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'Rosie the Riveter' inspiration, philanthropist Rosalind P. Walter dies at 95

Walter had helped inspire the war era song 'Rosie the Riveter,' and was a significant supporter of public television.

NEW YORK — A woman known as the first Rosie the Riveter has died at the age of 95.

Rosalind P. Walter, who was also a significant funder of PBS, died on Wednesday, according to several news outlets.

Walter was a wealthy child who had worked on an assembly line during World War II, The New York Times and others report. She inspired the “Rosie the Riveter” song, about a civilian woman being employed in the war industry to help support the United States in the Allied fight.

WNET reports that at the time, Walter was a Long Island woman working as a riveter on Corsair fighter planes. The local New York PBS TV station also says she was a longtime trustee and public television supporter for more than 30 years.

The "real" Rosie the Riveter was California waitress Naomi Parker Fraley, who died in 2018. A 1942 newspaper photograph of Fraley working at a naval shipyard had inspired the iconic, enduring wartime poster created by graphic artist J. Howard Miller.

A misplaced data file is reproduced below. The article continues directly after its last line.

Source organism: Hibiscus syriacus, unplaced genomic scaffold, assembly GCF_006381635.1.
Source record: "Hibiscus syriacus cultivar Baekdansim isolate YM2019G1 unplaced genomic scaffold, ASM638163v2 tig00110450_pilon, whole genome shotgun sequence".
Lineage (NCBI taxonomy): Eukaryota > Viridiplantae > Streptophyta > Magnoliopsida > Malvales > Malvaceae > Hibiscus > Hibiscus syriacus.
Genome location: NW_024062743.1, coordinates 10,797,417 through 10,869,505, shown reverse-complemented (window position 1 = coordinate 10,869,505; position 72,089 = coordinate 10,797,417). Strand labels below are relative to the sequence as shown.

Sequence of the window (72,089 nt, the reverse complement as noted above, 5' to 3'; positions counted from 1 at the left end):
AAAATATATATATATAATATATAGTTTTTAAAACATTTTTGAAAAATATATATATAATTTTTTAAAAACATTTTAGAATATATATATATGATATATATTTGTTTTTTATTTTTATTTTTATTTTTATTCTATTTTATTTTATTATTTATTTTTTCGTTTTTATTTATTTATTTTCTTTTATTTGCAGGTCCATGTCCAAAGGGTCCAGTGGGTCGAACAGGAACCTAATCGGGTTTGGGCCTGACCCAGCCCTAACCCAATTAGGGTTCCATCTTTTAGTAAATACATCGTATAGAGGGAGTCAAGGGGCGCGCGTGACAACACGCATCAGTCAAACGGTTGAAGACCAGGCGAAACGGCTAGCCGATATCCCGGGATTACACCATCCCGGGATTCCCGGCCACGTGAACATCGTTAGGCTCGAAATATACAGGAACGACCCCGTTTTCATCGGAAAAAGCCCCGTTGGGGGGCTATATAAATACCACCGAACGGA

But Walter is known as the "first," being a source for the song's creation.

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The Rosalind P. Walter Foundation helped many programs and series including “PBS NewsHour Weekend” and “Amanpour and Company,” as well as the work of Ken and Ric Burns.

WNET President and CEO Neal Shapiro said in a note to trustees on Wednesday, “Roz told me many times that she considered WNET to be her family…and so today we mourn the loss of a valued Trustee and dear family member.”

Walter died at her home in Manhattan, her friend Richard Somerset-Ward told the Times.

Editor's note: The video above about Fraley was published in January 2018.

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Artist J. Howard Miller produced this work-incentive poster for the Westinghouse Electric & Manufacturing Company.

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